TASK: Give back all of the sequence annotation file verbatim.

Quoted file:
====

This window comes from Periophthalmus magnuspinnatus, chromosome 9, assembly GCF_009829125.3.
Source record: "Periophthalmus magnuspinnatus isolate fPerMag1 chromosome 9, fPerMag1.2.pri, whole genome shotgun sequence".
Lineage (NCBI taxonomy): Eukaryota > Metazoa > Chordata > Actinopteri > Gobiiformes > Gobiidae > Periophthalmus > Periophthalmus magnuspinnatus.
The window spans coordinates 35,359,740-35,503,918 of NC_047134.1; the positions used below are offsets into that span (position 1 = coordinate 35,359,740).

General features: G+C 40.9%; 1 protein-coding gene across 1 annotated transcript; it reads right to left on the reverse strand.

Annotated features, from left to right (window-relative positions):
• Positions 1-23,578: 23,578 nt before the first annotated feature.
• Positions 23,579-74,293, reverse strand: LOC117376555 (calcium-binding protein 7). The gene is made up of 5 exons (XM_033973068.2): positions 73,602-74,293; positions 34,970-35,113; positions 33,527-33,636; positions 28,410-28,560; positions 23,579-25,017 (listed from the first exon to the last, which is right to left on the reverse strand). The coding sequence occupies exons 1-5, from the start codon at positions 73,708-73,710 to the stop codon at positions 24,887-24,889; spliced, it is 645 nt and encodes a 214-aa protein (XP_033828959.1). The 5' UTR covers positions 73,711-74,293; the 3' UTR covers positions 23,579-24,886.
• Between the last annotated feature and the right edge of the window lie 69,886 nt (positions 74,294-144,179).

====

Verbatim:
This window comes from Periophthalmus magnuspinnatus, chromosome 9, assembly GCF_009829125.3.
Source record: "Periophthalmus magnuspinnatus isolate fPerMag1 chromosome 9, fPerMag1.2.pri, whole genome shotgun sequence".
Lineage (NCBI taxonomy): Eukaryota > Metazoa > Chordata > Actinopteri > Gobiiformes > Gobiidae > Periophthalmus > Periophthalmus magnuspinnatus.
The window spans coordinates 35,359,740-35,503,918 of NC_047134.1; the positions used below are offsets into that span (position 1 = coordinate 35,359,740).

General features: G+C 40.9%; 1 protein-coding gene across 1 annotated transcript; it reads right to left on the reverse strand.

Annotated features, from left to right (window-relative positions):
• Positions 1-23,578: 23,578 nt before the first annotated feature.
• Positions 23,579-74,293, reverse strand: LOC117376555 (calcium-binding protein 7). The gene is made up of 5 exons (XM_033973068.2): positions 73,602-74,293; positions 34,970-35,113; positions 33,527-33,636; positions 28,410-28,560; positions 23,579-25,017 (listed from the first exon to the last, which is right to left on the reverse strand). The coding sequence occupies exons 1-5, from the start codon at positions 73,708-73,710 to the stop codon at positions 24,887-24,889; spliced, it is 645 nt and encodes a 214-aa protein (XP_033828959.1). The 5' UTR covers positions 73,711-74,293; the 3' UTR covers positions 23,579-24,886.
• Between the last annotated feature and the right edge of the window lie 69,886 nt (positions 74,294-144,179).